One common way of getting around this is to develop generalized equations; basically they take a bunch of different estimation equations and mathematically put them together (don’t ask me for details) to develop a single generalized equation that gives decent average results.
Perhaps the most common set are the Jackson-Pollock generalized equations, of which there are 3, 4 and 7 site measurements. These equations tend to show a decent correlation with ‘true’ body fat percentage for both men and women although the 3 and 4 site equations can still drastically underestimate if someone carries a lot of fat in a place that the calipers aren’t measuring.
A couple of final issues with caliper equations. The first is that most are developed as a curve. That is, when researchers work the math, usually you end up with something that is curved rather than being a straight line. What that means in practice is that the equations tend to be fairly accurate in the middle range of body fats but can become very wrong very quickly at the extremes. So once someone gets above 40% body fat (or so) or below 10%, the equations become progressively more wrong; fatter individuals will be overestimated and leaner individuals are typically underestimated.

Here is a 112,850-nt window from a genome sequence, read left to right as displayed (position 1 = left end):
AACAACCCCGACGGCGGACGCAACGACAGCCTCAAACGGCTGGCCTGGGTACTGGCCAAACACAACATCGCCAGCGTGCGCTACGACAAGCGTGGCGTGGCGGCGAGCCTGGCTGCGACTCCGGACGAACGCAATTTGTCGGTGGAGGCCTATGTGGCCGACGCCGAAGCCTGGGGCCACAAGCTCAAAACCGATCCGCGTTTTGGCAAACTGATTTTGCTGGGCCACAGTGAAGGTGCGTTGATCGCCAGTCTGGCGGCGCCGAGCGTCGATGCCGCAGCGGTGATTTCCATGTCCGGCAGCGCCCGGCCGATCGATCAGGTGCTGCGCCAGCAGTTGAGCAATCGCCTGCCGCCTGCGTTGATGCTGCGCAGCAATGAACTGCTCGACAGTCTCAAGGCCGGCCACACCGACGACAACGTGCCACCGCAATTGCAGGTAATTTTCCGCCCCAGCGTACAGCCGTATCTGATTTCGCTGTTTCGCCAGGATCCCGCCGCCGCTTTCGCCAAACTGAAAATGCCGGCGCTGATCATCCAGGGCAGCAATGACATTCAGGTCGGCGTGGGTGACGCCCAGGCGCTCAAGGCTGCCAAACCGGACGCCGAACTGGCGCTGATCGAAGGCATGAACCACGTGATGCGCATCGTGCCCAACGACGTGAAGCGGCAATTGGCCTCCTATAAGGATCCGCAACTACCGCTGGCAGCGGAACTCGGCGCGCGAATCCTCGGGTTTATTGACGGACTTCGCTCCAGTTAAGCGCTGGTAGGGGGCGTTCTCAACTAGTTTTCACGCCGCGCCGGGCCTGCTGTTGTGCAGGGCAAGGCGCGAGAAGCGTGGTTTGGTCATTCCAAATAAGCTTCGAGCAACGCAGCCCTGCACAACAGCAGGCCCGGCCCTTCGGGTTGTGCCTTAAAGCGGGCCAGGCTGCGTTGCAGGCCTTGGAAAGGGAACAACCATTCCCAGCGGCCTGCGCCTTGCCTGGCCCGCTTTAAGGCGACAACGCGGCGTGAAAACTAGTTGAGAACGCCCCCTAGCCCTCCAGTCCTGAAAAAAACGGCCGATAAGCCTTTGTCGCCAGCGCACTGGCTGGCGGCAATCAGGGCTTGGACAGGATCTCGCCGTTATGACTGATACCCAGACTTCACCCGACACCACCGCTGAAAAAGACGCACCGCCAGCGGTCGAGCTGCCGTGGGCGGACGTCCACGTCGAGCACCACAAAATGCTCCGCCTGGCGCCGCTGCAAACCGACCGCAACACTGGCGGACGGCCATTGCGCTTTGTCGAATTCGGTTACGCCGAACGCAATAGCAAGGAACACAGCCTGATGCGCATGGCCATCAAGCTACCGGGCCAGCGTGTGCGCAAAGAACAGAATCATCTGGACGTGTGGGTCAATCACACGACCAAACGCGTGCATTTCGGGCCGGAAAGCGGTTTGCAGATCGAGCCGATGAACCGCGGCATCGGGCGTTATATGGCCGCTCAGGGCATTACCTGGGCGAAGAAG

A final comment has to do with age which is often included in the caliper equations. Many have found to their chagrin (yes, chagrin) that a birthday suddenly shows them as being fatter, even if the actual caliper measurements haven’t changed. What’s going on?
The reason has to do with some of the assumptions about tissue density that are being made; it’s usually assumed that bone density is being lost with age, and that muscle is being lost.
Thus an identical caliper measurement (say that a three site measurement gives 45 millimeters total skinfolds) will give a different body fat estimation with increasing age. The charts that often accompany calipers will show body fat percentage as a function of age and when you move to a higher category, often the values go up.
What’s the Solution to the Problem?
In previous articles I’ve gone into some detail about different methods of measuring body composition and why I think it’s important; in this article I seem to be saying that all of the methods aren’t actually that accurate and have all kinds of problems.
First and foremost, that’s not exactly what I’m saying. My only point with today’s article is to make some of the underlying issues with the method known. Body composition measurements aren’t perfect but no method of measuring much of anything is; that doesn’t make them useless.
Just keep in mind that sometimes some very weird values (such as negative values in lean athletes) can come up. When values fail the reality check (e.g. someone is claiming to be 1.4% body fat based on calipers), it’s time to take a step back and reconsider what’s going on.
Beyond that, unless you’re doing clinical work where absolute accuracy is required in your measurements, it’s usually good enough that the measurements be at least consistent. That is, for any given individual, it’s far more important to get consistent measurements even if those measurements aren’t exactly accurate.
What does that mean? Hopefully the following example will make it clear.